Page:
Pitch Blackness

Front Cover
Aperture, 2008 - Photography - 109 pages
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Hank Willis Thomas gained wide recognition with his highly provocative series B®ANDED, which addresses the commodification of African-American male identity by raising questions about visual culture and the power of logos. Pitch Blackness, his first monograph, includes selections from this series and several others. The book begins with a deeply personal and interpretive re-telling of the senseless murder of young Songha Willis, the artists cousin, who was robbed at gunpoint and murdered outside a nightclub in Philadelphia in 2000. It then charts Hank Willis Thomass career as he grapples with the issues of grief, black-on-black violence in America, and the ways in which corporate culture is complicit in the crises of black male identity. The concluding section presents his newest body of work, Unbranded, in which Willis Thomas examines advertising and media representation of African-Americans. With his characteristic pointedness and dark humor, Willis Thomas shows in Pitch Blackness why he is considered one of todays most compelling emerging artists.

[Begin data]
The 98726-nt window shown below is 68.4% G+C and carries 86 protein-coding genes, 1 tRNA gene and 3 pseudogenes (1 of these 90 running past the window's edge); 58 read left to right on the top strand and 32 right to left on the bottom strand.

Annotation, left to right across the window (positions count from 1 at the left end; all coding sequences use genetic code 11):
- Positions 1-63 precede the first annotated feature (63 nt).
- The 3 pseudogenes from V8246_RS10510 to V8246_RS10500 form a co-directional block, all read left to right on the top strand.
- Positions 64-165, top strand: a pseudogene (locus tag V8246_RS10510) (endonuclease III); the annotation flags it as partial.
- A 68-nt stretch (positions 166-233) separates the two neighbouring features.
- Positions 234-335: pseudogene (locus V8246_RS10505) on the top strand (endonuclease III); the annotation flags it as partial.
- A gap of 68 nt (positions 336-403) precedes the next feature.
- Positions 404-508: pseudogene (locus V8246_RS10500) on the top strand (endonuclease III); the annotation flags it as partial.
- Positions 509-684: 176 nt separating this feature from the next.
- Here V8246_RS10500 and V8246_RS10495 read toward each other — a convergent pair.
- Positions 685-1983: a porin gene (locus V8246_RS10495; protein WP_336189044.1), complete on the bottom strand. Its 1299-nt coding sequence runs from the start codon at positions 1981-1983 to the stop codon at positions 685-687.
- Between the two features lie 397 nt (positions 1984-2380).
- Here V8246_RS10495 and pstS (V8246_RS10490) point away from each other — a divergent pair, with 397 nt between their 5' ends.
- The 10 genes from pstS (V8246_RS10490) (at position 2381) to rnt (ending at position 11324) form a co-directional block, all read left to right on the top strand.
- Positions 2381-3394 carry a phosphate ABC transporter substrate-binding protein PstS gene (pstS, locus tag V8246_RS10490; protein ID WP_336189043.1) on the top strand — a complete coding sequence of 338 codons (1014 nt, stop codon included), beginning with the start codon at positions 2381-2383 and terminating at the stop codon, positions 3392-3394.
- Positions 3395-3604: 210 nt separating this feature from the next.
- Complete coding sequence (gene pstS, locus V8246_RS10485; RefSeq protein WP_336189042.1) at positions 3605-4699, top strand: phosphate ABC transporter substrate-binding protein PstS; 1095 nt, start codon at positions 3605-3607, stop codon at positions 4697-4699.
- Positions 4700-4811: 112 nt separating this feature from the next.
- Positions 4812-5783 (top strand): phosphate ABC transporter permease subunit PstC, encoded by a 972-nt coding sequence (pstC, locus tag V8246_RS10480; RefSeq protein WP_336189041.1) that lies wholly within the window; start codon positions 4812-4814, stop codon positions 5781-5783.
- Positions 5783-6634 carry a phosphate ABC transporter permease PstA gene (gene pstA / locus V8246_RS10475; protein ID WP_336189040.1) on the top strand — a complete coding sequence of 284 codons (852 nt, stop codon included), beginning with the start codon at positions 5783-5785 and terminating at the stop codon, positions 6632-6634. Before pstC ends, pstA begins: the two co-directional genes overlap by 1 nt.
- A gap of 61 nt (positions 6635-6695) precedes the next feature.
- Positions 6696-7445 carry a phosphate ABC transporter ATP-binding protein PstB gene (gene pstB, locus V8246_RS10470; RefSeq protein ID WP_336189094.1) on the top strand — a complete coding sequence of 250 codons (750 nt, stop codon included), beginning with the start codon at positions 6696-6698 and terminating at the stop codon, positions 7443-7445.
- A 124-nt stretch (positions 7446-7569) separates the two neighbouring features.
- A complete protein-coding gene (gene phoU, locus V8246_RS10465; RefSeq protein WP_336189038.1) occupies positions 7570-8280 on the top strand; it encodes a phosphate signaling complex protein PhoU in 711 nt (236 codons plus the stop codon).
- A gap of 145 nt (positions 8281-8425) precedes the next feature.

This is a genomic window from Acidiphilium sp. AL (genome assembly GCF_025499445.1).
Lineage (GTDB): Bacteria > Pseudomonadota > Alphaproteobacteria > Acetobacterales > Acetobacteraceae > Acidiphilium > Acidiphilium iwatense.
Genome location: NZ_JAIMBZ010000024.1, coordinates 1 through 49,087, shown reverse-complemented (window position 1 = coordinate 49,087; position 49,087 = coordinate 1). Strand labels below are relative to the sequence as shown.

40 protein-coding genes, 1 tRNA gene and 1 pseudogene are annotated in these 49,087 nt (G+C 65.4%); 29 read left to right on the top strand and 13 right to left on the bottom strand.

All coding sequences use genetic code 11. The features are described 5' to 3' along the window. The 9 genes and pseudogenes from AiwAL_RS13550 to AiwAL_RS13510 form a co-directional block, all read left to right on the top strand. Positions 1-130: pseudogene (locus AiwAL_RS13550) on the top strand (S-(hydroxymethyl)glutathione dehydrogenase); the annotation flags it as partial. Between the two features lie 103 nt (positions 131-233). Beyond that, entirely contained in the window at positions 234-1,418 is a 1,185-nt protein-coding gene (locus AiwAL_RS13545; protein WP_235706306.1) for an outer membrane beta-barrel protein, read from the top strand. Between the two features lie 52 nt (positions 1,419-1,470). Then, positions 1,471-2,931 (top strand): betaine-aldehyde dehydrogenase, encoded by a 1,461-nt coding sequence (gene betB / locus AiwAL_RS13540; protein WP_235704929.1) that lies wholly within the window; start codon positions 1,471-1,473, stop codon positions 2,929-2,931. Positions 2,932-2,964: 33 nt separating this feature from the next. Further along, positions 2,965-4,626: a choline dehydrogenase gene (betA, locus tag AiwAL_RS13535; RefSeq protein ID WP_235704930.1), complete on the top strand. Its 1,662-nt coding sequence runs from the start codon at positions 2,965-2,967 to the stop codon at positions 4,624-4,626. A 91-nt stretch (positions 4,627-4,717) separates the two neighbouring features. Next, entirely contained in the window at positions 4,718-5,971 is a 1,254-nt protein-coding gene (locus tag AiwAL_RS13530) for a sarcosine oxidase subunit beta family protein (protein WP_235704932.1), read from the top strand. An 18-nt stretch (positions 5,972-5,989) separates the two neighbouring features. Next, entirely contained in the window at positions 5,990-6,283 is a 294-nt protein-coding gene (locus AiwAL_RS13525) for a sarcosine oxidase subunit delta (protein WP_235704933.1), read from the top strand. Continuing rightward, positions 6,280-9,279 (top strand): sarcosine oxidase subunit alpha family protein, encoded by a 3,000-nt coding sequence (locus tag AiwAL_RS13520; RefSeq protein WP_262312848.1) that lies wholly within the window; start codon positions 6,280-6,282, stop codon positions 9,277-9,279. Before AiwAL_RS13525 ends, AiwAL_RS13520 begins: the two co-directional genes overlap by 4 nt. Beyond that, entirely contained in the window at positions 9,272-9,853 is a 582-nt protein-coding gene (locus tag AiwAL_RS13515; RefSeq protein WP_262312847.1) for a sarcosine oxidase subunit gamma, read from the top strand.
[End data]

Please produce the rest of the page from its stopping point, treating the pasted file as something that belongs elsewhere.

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Contents

Section 1
ix
Section 2
x
Section 3
xiv

11 other sections not shown

About the author (2008)

Robin D.G. Kelley is a professor of history and American studies and ethnicity at the University of Southern California. From 2003-2006, he was the William B. Ransford Professor of Cultural and Historical Studies at Columbia Univeristy. From 1994-2003, he was a professor of history and Africana Studies at New York University as well the chairman of NYU's history department from 2002-2003.

One of the youngest tenured professors in a full academic discipline--at the age of 32--Kelley has spent most of his career exploring American and African-American history with a particular emphasis on African-American musical culture, including jazz and hip-hop.

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